Crossing to the lead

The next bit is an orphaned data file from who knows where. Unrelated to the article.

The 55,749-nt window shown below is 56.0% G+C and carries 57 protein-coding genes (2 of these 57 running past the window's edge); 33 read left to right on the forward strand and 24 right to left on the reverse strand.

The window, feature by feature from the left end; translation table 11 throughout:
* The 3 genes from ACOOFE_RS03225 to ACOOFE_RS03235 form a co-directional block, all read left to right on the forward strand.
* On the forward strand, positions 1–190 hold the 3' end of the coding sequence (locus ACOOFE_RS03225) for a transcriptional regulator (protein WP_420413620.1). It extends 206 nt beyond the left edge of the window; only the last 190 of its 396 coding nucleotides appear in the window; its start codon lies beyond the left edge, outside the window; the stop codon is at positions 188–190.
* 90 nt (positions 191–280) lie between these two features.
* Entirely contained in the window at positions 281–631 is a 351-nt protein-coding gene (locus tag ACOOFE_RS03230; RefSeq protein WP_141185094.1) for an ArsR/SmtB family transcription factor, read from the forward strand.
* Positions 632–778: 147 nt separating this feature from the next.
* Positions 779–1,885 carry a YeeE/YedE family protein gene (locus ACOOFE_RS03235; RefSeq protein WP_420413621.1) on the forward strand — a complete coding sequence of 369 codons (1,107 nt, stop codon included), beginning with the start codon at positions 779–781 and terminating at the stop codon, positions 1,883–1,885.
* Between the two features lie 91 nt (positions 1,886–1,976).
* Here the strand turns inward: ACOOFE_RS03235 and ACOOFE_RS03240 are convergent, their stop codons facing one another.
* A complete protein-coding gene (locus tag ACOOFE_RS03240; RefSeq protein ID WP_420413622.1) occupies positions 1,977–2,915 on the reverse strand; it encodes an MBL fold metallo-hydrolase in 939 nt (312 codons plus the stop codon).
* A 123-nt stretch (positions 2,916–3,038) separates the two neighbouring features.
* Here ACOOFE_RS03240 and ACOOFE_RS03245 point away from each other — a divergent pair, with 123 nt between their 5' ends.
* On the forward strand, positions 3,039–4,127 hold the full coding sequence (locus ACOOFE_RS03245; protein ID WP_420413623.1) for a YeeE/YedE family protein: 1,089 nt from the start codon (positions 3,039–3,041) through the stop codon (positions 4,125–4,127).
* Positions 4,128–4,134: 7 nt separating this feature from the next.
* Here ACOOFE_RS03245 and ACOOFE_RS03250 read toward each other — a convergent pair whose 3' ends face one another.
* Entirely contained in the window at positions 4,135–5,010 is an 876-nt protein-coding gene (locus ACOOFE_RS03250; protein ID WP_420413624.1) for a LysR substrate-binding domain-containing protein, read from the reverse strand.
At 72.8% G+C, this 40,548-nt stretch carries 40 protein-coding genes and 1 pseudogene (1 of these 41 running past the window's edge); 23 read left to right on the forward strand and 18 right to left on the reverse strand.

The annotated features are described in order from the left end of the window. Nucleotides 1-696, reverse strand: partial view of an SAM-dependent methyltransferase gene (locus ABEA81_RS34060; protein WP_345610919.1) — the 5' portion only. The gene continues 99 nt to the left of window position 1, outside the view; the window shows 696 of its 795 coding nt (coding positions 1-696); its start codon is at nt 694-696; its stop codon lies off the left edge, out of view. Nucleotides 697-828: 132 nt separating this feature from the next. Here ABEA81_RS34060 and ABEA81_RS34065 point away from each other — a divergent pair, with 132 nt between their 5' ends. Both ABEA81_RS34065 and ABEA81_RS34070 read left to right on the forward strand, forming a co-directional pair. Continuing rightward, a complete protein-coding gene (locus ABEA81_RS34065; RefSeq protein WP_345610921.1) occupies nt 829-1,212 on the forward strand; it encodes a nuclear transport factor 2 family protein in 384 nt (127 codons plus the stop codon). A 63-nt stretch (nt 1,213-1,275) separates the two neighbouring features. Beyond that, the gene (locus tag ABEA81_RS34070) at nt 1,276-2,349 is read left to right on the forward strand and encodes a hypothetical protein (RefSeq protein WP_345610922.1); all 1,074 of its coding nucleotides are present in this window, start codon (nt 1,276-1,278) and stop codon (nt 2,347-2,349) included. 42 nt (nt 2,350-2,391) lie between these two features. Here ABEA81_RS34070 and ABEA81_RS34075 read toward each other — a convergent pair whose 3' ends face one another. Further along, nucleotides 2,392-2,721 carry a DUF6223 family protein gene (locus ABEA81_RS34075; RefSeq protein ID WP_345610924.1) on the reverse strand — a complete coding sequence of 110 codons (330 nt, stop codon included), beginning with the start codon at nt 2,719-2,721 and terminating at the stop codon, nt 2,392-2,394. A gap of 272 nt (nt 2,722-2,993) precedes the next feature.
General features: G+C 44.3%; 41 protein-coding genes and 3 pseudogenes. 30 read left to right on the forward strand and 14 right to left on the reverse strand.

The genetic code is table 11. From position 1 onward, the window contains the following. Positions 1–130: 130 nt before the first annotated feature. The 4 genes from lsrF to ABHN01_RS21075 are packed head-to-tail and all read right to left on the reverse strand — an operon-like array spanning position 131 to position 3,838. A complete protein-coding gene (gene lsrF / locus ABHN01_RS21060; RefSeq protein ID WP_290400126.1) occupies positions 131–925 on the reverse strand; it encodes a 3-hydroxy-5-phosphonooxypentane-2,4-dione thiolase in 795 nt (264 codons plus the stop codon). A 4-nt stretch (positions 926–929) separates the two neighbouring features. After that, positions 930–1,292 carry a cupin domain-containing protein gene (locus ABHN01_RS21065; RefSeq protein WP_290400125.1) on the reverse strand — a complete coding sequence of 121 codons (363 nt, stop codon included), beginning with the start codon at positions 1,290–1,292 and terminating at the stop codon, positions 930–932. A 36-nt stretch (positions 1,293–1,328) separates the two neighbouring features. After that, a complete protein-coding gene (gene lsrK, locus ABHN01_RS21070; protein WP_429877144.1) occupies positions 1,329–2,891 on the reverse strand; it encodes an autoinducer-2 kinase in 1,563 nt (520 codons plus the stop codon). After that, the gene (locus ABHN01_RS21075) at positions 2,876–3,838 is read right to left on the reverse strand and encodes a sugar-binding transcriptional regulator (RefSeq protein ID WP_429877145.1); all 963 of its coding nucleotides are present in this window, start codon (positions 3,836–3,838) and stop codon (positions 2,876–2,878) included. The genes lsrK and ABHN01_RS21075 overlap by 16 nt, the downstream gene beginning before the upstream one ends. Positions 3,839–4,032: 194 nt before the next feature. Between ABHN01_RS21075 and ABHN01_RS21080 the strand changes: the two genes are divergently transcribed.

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Crossing to the lead by Charles Mak Back in 1986, with four years of hotel F&B (food and beverage) experience tucked under his belt, Wallace Li was among the first from Hong Kong's hotel industry to venture into the mainland market. Things were very different then and the 20-year time lapse essentially meant a tougher working environment and harsher living conditions. "Back then we had to lodge in state-run guesthouses and cycle into town," Mr Li recalls. "Nights out were almost impossible because even the biggest hotels sealed off their main gates at 11pm." However, nothing stopped him from trying, and that was when he learnt to take hardship in his stride. "We defied the rules, went out for the night and climbed back in," he says. Now at the age of 46, Mr Li is general manager of racecourse catering operations at the Hong Kong Jockey Club (HKJC), overseeing the everyday management of more than 172 restaurants and eateries at the Happy Valley and Shatin clubhouses. Mr Li was not born with a proverbial silver spoon in his mouth, so alongside school, work started early during his adolescence. One summer, he became a bellboy for a Malaysian hotel group. "It was only a three-month summer job but my path was sort of set," he recounts. His university studies followed a natural course. Given the choice of hotel and tourism or accounting, he opted for the former and joined the third batch of graduates in a discipline that was not considered hot back in 1981. "I knew intuitively that it was the right choice though," he stresses. Best of both worlds Immediately after graduation, Mr Li worked as a management trainee for two years with a reputable hotel group. The following two years would see him quickly rise up the career ladder. Then in 1988, when he turned 25, he readily accepted an opportunity to be part of a launch team for the group's properties in Guangzhou and Hangzhou. Three years later, Mr Li came back to Hong Kong for another challenge. This time, he became a project manager at the hotel group's corporate office. "That particular job afforded me a panoramic view of F&B operations —f rom brainstorming menu ideas, planning the right decor, overall management, implementing pricing policies to tableware selection," he says. A promotion to assistant F&B director brought him back to the frontline but before long, he decided to have a change of pace. He remarks, "I joined the HKJC in August 1992 and was initially made F&B in-charge of the pre-opening of the Happy Valley clubhouse. It was quite a learning experience." Over the years, Mr Li has climbed one step at a time, taking on increased responsibilities, which have furnished him with ever wider exposure and skills. "People go through different life stages but whatever the job, you must always give quality," he emphasises, noting the subtle differences between frontline and administrative operations. "There is a keener focus on people management and a set of different challenges on the frontline. I was lucky to have laid my hands on both." "Whatever the job, you must always give quality" Seasonal change Every year, the HKJC racecourses cater to the varied culinary preferences of 1.9 million HKJC members and race-goers. According to Mr Li, the diverse customer population and taste expectations are not a challenge per se. "The real thrill comes from our pledge to deliver consistent service within a five-hour timeframe on race day," he says. Off-season periods during the summer months allow Mr Li and his team time to reflect and innovate. For instance, as the new racing season opened only a few days ago, Mezza One, the signature food court at the Shatin racecourse, presented race-goers with a refreshing look. Three of the 18 eateries have also been replaced and now feature clay pot rice, Korean cuisine and Asian noodles. "Each of these eateries has an individual theme," Mr Li explains. Restaurant menus are also reviewed annually. This entails delicate menu engineering, detailed cost analyses and food tasting. "Careful planning for cost and product positions is indispensable," notes Mr Li who is now working towards expanding the capability of the HKJC non-racing days' catering services. Live to the full Recipient of an Outstanding PolyU HTM Alumni Award in 2006 by the School of Hotel and Tourism Management (SHTM) at the Hong Kong Polytechnic University, and chairman of the university's SHTM Alumni Association since 2004, Mr Li works 12 hours a day, following a tight daily schedule that usually starts at 8am and sometimes stretches to midnight for night races and special events. Despite this, he still found time to complete an MBA from the Kellogg School of Management in 2001. "I'm a workaholic and it's not easy for me to separate work from life," discloses Mr Li, father of two young children. "So, when I take time off work, I focus solely on my family." For instance, when going on holiday, he checks his email once before the family wakes up in the morning and one more time before supper, locking away his Blackberry in a safe at the hotel in between these times. To let off steam, Mr Li exercises regularly. He has also developed an appreciation of fine wine. "The ability to understand and value quality helps me to keep composure and maintain a peaceful state of mind," he says. Due to long and often irregular hours at work, he treasures every quality moment with friends and family. "To make the most of life, I work very hard and play even harder," he adds. "It's a good thing I enjoy my work." Taken from Career Times 19 September 2008, p. C8 Your comments are welcome at [email protected]
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